|More modern taxation|
|Monday, 10 June 2013 00:00|
Better to wait for a more efficient DTC than to rush it
With the Prime Minister telling Japanese investors that the goods and services tax (GST), India’s biggest tax reform in recent years, will be implemented by the next government, the question is whether the other big reforms measure—the direct taxes code (DTC)—will go the same way. If the government wishes to expedite the DTC, all it needs to do is to accept the report of the Parliamentary Standing Committee on this and pass the Bill in, if possible, the monsoon session. That would, however, be unwise and finance minister P Chidambaram has made it clear that he plans an overhaul of the DTC Bill that his predecessor had come out with in 2010—DTC 2010 is very different from DTC 2009, the Bill Chidambaram had drafted during his previous term as the finance minister.
To be sure, DTC 2009 also had some really red rags such as the 2% minimum alternate tax being levied on gross assets, in effect converting a tax on profits to a wealth tax. This would not only discourage firms from making large investments, the impact would be especially severe on the SPVs routinely set up to build and run infrastructure projects. The GAAR provision in DTC 2009 that allowed the taxman to reconstruct a transaction based on whether he thought it was merely a tax-avoidance scheme also needs to be rethought in the light of India’s desperate need for capital and the reaction GAAR has stirred up in the investor community. Naturally then, before it is ready, DTC 2013 needs intensive discussions with the investor community to avoid the kind of blushes we witnessed when, for instance, retrospective taxation was introduced or when the budget said Mauritius tax residency certificates may not be good enough to get a tax credit.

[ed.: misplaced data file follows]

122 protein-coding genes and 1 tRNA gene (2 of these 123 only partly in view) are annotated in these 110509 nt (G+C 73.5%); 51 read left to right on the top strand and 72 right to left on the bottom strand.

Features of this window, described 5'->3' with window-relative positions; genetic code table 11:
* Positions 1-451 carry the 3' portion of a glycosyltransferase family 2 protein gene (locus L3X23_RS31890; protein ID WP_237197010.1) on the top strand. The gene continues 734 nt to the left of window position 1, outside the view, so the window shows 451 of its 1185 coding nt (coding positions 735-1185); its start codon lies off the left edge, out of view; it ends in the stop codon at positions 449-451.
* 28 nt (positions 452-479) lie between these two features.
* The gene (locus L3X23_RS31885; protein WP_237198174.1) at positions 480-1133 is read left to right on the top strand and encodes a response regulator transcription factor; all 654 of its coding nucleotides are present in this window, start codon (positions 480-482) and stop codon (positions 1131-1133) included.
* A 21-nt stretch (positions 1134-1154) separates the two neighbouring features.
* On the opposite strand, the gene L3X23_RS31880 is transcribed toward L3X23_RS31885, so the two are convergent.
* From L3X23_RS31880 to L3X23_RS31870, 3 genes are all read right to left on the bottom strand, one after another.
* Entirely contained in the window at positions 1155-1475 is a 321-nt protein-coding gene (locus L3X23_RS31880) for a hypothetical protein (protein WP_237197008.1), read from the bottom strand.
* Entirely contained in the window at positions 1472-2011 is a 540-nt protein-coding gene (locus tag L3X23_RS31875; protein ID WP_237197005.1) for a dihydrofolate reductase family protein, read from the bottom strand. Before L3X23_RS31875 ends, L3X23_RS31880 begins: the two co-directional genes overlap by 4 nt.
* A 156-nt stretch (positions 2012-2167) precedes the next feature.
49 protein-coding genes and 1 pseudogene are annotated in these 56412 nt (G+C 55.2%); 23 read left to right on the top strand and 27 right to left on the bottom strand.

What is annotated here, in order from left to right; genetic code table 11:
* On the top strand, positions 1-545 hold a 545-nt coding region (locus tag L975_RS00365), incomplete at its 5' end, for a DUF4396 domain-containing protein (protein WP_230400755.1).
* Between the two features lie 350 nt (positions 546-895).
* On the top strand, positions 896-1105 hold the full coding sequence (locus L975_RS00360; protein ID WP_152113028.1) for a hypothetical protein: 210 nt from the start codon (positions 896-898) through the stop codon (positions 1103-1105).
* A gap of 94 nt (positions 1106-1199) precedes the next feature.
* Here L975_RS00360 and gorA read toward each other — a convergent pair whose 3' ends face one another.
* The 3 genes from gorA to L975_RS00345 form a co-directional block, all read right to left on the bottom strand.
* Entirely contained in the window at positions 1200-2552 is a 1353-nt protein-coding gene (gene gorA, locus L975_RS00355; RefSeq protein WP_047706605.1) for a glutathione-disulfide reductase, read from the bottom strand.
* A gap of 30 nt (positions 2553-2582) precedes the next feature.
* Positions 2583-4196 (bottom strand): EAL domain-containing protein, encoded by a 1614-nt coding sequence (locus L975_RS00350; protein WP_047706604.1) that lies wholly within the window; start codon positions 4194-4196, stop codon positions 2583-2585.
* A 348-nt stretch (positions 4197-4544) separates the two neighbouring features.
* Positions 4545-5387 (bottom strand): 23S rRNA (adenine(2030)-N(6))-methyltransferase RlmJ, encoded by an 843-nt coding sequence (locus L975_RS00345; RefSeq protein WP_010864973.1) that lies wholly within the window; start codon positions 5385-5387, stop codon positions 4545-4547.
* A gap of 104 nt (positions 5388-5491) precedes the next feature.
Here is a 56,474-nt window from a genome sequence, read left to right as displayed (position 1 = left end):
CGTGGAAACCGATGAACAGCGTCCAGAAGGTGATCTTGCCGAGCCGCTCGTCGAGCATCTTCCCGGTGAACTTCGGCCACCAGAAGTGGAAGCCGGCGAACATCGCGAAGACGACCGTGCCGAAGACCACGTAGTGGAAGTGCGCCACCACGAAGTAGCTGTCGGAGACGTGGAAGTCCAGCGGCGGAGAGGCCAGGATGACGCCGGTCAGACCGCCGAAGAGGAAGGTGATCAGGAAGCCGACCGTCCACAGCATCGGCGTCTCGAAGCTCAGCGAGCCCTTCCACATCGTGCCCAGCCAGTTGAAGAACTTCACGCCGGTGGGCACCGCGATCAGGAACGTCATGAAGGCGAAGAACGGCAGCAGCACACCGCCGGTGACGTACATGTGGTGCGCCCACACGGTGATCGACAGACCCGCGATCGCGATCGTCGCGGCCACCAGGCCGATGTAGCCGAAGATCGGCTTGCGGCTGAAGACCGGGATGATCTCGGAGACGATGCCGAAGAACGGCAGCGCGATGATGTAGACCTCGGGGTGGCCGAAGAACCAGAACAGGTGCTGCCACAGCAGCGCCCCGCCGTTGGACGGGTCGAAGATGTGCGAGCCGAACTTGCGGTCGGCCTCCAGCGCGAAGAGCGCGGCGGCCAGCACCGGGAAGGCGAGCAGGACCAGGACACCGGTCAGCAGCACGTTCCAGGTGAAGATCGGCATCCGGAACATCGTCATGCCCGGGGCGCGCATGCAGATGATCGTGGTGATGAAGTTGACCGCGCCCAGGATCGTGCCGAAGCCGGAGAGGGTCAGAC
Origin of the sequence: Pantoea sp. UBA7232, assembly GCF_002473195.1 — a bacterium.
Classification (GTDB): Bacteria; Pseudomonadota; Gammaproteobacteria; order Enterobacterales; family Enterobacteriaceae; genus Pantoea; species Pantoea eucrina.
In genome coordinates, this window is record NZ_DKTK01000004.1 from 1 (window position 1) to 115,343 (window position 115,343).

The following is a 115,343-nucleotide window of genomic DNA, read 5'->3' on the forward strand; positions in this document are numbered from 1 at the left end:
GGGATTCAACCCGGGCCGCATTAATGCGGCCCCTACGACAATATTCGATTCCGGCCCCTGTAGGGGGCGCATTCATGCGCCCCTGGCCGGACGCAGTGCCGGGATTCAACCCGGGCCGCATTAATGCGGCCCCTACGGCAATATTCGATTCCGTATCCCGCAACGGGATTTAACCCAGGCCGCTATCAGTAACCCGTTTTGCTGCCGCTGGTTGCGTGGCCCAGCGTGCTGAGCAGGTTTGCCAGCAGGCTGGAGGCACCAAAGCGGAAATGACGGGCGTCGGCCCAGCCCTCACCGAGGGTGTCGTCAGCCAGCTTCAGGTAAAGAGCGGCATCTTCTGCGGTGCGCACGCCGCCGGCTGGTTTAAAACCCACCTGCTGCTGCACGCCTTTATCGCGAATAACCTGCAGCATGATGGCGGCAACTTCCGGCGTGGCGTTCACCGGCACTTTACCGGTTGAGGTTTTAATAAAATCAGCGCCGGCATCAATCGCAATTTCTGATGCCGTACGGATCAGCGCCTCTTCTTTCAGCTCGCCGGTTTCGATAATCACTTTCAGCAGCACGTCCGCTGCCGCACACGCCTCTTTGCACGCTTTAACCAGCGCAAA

In principle, however, DTC 2009 was trying to eliminate as many tax exemptions as possible which is a good thing since all these do is to distort savings and investments. Right now, for instance, tax breaks encourage investors to park their money in certain schemes that end up being quite disastrous. By bringing in an EET instead of an EEE for some schemes at present, the taxman would get more funds under DTC 2009 while the system would also get cleaned up. Similarly, DTC 2009 brought in the top tax rate only for incomes of over R25 lakh a year, a good idea given India’s top rate kicks in too quickly which is why the largest tax evasion takes place among the middle classes—the effective tax rate for those earning between R10 lakh and R20 lakh today is just 8.6% as compared to the nominal rate of 30%. DTC 2010, however, brings in the top rate at income levels of just R10 lakh. In the case of corporate taxes, similarly, DTC 2010 leaves too many of the exemptions DTC 2009 sought to do away with. Removing exemptions is also a good thing from the point of view of improving tax efficiency. With no exemptions, the taxman can simply look at the effective tax rate of individuals and corporates and figure out where there is evasion—the presence of large exemptions makes it difficult to a priori figure out tax evasion and so makes the taxman’s job more complicated. If coming up with a better DTC means this has to be implemented by the next government, the wait may be worth it.